h/t @territorialcup for the headline
Once I started outlining these Pac-12 quarterback features and transcribing quotes, I had no intention of including Arizona. And why would I?
The Wildcats enter the 2014 season one of just two Pac-12 teams not returning a starting quarterback. Furthermore, head coach Rich Rodriguez presided over one of the more muddled quarterback pictures in all of college football, with a foursome of Jesse Scroggins, Anu Solomon, Connor Brewer and Jarrard Randall all jockeying for the job–and Rodriguez not tipping his hand on any of them in the offseason.
That changed abruptly Monday, when Rodriguez unexpectedly named 4-star 2013 recruit Anu Solomon Arizona’s Week 1 starter against UNLV.
“He’s played the best over the last three weeks, and he’s earned the right to start,” Rodriguez said Tuesday on the Pac-12 coaches teleconference call.
After months of playing the decision close to his vest, Rodriguez was very matter-of-fact about the choice. Arizona faced a similar situation a year ago, with a starter not being definitive until B.J. Denker took the field for the first snap against Northern Arizona.
That naming of a starter was quite a bit more suspenseful than Rodriguez’s approach with Anu Solomon. But, in naming Solomon the starting quarterback a few days shy of the opener, Rodriguez is giving the redshirt freshman something of a public vote of confidence.
Solomon is the first freshman to start the season opener since Arizona joined the current Pac-12 in 1978. As such, Rodriguez anticipates growing pains.
“He’s still a young guy and will make mistakes, but I told him, ‘You don’t have to look over your shoulder for every little thing you do wrong,'” Rodriguez said.
The above sentence speaks volumes. Anu Solomon will have an opportunity to learn and grow on the job, which suggests an investment in Rodriguez’s long-term plan with the quarterback.
His situation is not unlike that of the last freshman to start any game for the Wildcats since Oct. 2005. And that similarity inspired this post.
During the 2005 season, I was a wet-behind-the-ears student reporter covering the football program for the Arizona Daily Wildcat. Coming off a surprising performance against top-ranked USC, Arizona face-planted against one-win Stanford the following week, as quarterback Richard Kovalcheck fumbled twice and threw two interceptions.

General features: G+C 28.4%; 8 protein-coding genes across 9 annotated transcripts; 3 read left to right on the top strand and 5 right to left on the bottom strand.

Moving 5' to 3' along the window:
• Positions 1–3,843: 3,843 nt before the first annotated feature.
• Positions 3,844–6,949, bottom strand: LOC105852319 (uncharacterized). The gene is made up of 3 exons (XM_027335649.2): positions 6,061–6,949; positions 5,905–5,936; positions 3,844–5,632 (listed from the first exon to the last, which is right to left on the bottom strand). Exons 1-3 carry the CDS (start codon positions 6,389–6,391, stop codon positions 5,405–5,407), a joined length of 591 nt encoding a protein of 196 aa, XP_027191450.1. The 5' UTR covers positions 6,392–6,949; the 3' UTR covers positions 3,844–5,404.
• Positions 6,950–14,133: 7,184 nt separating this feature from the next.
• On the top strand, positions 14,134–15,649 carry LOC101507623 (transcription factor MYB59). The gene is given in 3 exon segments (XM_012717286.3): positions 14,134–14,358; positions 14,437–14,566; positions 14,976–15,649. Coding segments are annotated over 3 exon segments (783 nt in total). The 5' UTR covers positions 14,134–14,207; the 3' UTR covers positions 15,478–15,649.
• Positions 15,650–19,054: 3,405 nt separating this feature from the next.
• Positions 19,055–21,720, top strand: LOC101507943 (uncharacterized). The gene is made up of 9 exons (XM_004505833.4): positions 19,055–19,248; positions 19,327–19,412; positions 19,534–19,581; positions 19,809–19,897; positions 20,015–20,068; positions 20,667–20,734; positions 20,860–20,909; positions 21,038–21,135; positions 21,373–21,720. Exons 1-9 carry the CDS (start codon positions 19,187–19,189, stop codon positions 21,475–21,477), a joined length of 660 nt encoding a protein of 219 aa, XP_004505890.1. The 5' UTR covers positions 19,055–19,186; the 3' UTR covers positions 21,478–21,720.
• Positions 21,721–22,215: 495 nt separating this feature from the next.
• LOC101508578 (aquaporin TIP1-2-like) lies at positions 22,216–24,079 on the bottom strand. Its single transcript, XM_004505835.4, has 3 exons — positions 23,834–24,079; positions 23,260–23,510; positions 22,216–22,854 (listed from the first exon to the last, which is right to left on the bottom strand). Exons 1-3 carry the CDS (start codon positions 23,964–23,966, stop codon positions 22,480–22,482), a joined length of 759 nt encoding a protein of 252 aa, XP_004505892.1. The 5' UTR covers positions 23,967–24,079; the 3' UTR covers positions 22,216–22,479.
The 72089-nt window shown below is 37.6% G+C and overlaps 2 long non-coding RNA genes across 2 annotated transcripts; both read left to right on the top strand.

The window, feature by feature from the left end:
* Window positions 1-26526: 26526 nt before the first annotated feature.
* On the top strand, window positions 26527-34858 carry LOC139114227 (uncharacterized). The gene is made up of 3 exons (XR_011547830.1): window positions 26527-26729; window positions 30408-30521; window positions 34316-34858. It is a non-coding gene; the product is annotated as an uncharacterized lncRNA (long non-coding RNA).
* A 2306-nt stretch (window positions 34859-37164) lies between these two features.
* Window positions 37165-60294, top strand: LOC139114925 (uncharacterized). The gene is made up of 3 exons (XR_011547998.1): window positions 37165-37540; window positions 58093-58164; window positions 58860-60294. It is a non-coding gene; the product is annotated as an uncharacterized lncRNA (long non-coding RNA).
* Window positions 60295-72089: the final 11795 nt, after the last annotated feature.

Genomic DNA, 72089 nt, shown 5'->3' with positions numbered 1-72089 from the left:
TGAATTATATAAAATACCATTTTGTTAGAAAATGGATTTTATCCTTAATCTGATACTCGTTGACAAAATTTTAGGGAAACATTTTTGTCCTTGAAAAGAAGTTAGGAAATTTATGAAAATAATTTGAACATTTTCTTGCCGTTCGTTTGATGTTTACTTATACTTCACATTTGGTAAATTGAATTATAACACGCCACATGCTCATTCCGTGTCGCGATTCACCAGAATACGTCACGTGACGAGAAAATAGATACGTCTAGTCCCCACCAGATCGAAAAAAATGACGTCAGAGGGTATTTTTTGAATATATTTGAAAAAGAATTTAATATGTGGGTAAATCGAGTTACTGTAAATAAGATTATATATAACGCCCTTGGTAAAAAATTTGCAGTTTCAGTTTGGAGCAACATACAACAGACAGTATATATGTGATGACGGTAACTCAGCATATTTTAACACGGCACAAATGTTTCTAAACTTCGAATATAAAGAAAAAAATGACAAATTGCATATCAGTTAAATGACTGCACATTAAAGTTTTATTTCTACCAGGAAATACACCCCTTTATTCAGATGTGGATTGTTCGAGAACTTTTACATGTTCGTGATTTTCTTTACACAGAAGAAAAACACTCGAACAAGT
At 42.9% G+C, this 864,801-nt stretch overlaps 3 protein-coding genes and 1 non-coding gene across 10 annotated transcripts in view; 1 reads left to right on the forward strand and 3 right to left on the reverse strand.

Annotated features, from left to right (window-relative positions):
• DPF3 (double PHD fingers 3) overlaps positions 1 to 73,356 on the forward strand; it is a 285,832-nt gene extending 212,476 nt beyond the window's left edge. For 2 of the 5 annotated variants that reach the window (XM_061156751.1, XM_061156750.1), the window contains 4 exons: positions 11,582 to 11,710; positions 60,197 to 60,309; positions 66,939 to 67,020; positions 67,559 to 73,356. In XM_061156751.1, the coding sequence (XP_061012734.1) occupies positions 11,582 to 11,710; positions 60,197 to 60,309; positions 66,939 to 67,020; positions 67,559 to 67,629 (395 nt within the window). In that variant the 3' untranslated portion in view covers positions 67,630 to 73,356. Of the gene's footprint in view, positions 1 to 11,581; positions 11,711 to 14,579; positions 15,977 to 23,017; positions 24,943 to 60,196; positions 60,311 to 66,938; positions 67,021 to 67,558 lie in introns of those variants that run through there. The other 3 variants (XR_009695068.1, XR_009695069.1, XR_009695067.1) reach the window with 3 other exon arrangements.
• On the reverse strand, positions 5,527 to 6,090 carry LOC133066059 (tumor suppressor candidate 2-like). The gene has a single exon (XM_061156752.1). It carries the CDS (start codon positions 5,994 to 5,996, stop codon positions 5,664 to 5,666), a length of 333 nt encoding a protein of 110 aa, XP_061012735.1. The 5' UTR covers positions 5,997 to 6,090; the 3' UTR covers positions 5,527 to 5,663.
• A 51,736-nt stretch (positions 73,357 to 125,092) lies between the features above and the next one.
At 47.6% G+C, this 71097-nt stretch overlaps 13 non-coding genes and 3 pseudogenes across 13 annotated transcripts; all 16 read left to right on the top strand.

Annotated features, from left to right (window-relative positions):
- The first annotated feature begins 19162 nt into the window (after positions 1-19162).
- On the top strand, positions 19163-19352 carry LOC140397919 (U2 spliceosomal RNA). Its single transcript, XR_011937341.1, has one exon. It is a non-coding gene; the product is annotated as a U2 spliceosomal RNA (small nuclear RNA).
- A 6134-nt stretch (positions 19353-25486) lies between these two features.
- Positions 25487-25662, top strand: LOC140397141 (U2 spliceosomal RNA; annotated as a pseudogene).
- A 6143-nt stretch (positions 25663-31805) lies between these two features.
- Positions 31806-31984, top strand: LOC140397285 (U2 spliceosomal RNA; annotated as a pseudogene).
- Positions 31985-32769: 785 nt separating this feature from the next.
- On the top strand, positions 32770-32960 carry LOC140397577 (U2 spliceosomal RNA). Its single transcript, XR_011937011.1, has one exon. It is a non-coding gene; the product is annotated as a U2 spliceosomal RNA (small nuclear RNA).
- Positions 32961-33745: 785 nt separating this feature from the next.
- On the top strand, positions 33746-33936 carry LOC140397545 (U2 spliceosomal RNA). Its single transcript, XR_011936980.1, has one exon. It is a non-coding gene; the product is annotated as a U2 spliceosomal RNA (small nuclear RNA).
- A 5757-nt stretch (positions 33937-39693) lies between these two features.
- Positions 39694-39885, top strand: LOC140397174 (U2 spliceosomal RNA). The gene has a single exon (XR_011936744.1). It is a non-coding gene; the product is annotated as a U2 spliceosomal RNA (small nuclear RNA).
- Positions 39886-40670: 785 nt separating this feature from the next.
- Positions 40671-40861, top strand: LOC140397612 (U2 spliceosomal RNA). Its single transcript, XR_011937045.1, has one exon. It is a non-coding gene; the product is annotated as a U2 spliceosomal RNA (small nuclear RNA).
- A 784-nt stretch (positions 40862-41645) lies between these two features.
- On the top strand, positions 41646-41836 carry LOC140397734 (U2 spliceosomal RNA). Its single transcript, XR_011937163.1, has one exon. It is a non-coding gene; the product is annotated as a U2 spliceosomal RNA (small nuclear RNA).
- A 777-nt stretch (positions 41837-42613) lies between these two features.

Excitement surrounding freshman Willie Tuitama that season was high well before Kovalcheck’s brutal outing, but the disappointing loss to Stanford ratcheted up the anticipation.
I vividly then-head coach Mike Stoops, in his second year and cleaning up a monumental mess left by predecessor John Mackovic, nonchalantly strolling up to the podium at his weekly press conference and in his opening statement, naming Tuitama without naming him the starter.
“We’ll get Willie ready to play. How much … we’re going to see,” he said.
Stoops didn’t have much of a poker face. Tuitama was getting the job, which he did. And he held it throughout the formative years of Arizona’s rebuild under Stoops.
Tuitama personified hope in a new era, offering hope after years of ineptitude. By 2005, the program’s streak of consecutive seasons without a bowl appearance extended to seven.
After just a few weeks in the starting role, USA Today featured Tuitama in a piece that demonstrated to the nation just how important the freshman quarterback was to Arizona’s future.
The Wildcats played nationally ranked Oregon within a score, beat Oregon State on the road and routed a Top 5-ranked UCLA team that season, with Tuitama behind center. His inspired play and what it signified for Arizona’s football future kept focus on the program in November–quite an accomplishment in the basketball-mad city of Tucson.
Tuitama never quite reached the heights envisioned in the fall of 2005; a concussion sustained on a late, helmet-to-helmet hit at LSU the next season had a lingering impact on Tuitama for the remainder of his career.
Nevertheless, he left the program with numerous records and in his senior season, guided Arizona to its first bowl game since 1998. The Wildcats beat a Top 20 BYU team in the Las Vegas that year, and Tuitama won Most Valuable Player.
The Stoops era peaked the following season when Arizona squandered an opportunity to play in its first Rose Bowl, and Stoops was shown the door in 2011.
But Stoops left Arizona football in much better shape than when he arrived. Rodriguez has been able to build on that foundation in his first two seasons.
When Anu Solomon takes his first snap Friday against UNLV, it marks the beginning of the next phase in Rodriguez’s reconstruction project in much the same way Stoops turning the offense over to Tuitama in 2005 marked a milestone.
The long-term payoff with Arizona’s last freshman starting quarterback was the end of its bowl drought. Perhaps the endgame this time is the end of its conference championship drought.